After checking my proximity to any security guard who would sooner body slam me to the ground than allow me within a foot of the painting, I slowly reach my hand out and slip my nail beneath the white patch. Just as I thought—it isn't part of the painting at all, but rather a torn scrap of paper resting between the canvas and the sturdy frame. The small card, though barely the size of my palm and light in weight, somehow held a heaviness and a significance that I didn't yet understand. And with a heart that was beating fast enough to fly right out of my chest, I flipped the card over and began to read.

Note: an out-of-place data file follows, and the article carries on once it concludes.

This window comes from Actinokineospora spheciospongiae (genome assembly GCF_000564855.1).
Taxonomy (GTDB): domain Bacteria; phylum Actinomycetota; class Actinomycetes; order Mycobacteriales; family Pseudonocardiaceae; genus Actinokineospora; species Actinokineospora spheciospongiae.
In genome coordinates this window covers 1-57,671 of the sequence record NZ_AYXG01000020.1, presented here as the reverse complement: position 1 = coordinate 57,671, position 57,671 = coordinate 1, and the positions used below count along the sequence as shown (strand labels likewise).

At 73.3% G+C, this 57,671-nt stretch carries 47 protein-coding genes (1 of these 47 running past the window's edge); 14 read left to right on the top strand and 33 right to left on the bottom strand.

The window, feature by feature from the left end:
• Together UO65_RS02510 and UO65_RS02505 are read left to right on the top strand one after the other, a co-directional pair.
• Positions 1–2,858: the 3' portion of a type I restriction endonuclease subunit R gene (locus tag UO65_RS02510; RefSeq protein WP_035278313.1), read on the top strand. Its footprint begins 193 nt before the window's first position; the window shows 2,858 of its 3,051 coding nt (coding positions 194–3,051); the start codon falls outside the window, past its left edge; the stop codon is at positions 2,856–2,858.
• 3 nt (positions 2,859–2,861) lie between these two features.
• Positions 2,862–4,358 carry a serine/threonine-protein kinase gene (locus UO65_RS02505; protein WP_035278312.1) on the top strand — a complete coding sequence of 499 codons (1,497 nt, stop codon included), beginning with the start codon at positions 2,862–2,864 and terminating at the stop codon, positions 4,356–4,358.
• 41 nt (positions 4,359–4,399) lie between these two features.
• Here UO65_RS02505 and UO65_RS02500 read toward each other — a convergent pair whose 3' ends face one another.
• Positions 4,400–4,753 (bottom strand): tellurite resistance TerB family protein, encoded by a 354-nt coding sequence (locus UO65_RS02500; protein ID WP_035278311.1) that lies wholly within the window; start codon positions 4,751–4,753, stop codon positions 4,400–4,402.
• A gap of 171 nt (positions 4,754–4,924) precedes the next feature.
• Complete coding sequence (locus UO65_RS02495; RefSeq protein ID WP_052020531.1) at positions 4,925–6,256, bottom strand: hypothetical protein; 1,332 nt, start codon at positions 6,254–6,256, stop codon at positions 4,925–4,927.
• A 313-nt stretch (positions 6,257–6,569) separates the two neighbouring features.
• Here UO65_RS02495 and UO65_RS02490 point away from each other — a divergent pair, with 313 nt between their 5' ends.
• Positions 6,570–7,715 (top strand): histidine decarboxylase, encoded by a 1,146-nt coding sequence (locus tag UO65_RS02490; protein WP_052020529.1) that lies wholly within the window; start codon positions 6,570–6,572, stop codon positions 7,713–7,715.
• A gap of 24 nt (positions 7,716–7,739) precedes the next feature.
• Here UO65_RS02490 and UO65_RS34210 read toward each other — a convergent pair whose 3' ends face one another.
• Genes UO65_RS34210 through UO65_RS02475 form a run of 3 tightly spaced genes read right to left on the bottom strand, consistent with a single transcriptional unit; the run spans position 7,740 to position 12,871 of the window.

"To the woman in the painting, whose eyes are anything but sad..."


(photograph by McCoyPaul

Tuesday, November 21, 2017

What Anxiety Is To Me.